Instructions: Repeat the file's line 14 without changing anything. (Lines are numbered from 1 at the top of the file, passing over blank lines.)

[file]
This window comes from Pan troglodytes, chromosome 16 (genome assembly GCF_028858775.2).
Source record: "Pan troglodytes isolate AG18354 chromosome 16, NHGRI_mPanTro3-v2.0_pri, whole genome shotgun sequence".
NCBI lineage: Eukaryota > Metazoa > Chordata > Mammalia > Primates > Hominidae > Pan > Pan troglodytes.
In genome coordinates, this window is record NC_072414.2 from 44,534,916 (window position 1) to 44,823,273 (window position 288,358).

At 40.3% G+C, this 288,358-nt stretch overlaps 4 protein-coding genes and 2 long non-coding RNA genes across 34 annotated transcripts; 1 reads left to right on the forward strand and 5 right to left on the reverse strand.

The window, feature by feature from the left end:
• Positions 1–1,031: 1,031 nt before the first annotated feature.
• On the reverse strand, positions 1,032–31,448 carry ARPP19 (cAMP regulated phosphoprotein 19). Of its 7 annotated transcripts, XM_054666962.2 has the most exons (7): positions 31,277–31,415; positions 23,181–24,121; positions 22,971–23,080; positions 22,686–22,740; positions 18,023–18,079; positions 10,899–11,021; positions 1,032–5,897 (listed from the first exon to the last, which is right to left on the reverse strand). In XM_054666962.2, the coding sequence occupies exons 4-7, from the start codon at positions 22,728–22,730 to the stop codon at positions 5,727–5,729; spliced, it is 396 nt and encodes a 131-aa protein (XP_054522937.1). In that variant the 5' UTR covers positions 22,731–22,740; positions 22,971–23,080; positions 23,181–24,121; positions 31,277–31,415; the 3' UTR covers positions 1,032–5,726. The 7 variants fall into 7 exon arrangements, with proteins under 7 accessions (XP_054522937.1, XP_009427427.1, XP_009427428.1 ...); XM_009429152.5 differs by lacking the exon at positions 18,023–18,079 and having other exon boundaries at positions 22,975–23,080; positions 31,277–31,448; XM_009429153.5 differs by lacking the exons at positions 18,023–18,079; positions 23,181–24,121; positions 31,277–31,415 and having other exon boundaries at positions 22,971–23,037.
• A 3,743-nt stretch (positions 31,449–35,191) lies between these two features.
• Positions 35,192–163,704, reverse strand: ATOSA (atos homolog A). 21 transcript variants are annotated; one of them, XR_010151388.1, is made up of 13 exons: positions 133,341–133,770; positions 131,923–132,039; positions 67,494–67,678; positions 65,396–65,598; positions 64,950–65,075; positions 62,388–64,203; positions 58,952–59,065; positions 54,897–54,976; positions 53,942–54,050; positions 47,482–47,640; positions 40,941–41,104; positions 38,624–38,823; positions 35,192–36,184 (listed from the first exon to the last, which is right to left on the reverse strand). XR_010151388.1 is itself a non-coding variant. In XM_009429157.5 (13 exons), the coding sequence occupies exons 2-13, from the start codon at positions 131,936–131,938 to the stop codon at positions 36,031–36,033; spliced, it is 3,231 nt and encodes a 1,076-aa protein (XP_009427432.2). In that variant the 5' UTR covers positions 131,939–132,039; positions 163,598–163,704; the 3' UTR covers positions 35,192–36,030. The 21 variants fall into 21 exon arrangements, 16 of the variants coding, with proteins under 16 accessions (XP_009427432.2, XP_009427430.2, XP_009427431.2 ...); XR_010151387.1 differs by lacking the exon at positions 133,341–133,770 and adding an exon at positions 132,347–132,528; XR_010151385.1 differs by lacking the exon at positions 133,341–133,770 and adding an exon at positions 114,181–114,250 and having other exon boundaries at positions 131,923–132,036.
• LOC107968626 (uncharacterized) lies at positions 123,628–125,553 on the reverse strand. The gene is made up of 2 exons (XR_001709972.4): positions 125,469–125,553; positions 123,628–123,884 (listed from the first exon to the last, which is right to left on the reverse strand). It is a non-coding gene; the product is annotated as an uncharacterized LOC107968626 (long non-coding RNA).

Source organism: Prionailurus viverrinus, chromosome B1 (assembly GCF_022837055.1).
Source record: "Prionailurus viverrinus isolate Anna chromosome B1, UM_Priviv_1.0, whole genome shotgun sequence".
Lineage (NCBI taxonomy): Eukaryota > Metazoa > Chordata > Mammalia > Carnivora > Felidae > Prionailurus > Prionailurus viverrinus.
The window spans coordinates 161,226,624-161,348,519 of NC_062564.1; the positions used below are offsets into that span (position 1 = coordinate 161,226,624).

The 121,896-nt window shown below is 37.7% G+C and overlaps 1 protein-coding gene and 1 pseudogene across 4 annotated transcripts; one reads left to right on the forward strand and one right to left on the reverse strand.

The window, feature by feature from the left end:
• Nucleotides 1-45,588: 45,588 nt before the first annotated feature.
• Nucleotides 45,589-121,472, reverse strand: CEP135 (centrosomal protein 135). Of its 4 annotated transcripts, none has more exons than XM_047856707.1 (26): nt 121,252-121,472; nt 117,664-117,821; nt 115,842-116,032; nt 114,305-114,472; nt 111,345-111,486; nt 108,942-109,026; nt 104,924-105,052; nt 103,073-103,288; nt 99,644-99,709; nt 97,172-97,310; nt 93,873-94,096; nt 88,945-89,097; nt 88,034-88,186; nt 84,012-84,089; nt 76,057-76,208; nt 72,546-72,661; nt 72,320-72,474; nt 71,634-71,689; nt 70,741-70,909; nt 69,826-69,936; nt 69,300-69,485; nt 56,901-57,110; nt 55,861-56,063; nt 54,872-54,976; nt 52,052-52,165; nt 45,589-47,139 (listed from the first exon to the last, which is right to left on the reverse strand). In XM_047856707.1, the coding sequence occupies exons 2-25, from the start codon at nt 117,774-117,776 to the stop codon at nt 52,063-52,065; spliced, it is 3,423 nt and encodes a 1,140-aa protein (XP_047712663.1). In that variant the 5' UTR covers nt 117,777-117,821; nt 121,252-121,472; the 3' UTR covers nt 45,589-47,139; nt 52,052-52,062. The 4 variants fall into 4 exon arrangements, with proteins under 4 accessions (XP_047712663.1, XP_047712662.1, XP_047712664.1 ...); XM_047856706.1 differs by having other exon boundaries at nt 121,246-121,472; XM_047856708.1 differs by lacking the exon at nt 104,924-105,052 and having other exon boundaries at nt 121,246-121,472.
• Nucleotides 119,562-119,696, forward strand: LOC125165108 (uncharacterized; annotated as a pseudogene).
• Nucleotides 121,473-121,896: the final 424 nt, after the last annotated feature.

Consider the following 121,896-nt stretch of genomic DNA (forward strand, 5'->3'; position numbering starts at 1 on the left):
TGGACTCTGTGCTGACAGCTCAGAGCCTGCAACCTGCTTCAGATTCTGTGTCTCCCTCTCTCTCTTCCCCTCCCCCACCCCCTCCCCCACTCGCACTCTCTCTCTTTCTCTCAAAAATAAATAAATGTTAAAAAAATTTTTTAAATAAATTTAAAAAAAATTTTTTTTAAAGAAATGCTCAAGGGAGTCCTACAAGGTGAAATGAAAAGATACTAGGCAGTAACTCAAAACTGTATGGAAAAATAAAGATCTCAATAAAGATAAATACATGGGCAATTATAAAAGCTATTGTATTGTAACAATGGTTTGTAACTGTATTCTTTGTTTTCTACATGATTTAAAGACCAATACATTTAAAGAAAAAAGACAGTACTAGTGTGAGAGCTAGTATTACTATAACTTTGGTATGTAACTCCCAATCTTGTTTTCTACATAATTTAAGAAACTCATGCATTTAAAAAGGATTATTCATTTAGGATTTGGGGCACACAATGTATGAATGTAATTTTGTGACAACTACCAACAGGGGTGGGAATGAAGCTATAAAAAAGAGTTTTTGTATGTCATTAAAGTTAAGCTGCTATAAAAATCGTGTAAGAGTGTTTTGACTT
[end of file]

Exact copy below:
Lineage (NCBI taxonomy): Eukaryota > Metazoa > Chordata > Mammalia > Carnivora > Felidae > Prionailurus > Prionailurus viverrinus.